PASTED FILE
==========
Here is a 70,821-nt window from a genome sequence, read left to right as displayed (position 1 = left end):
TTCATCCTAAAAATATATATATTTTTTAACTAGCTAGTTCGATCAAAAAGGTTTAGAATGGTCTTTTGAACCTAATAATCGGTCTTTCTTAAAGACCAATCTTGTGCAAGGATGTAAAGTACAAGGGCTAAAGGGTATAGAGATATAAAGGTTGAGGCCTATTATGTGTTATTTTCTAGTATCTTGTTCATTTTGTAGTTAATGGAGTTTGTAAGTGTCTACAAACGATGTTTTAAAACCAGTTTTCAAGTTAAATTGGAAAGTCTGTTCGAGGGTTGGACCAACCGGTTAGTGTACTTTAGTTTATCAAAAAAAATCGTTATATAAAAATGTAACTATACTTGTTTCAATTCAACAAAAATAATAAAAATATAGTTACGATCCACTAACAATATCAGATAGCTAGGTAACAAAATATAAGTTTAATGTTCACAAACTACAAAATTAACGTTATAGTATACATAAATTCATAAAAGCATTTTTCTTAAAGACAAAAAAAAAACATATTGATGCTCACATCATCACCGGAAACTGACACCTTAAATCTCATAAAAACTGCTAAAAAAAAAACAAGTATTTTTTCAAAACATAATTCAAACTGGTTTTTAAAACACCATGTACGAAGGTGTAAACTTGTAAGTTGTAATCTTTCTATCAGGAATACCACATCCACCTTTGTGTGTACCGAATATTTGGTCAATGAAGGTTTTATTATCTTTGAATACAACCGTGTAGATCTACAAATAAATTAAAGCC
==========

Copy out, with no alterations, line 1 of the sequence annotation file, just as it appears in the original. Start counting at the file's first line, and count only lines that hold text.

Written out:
Here is a 70,821-nt window from a genome sequence, read left to right as displayed (position 1 = left end):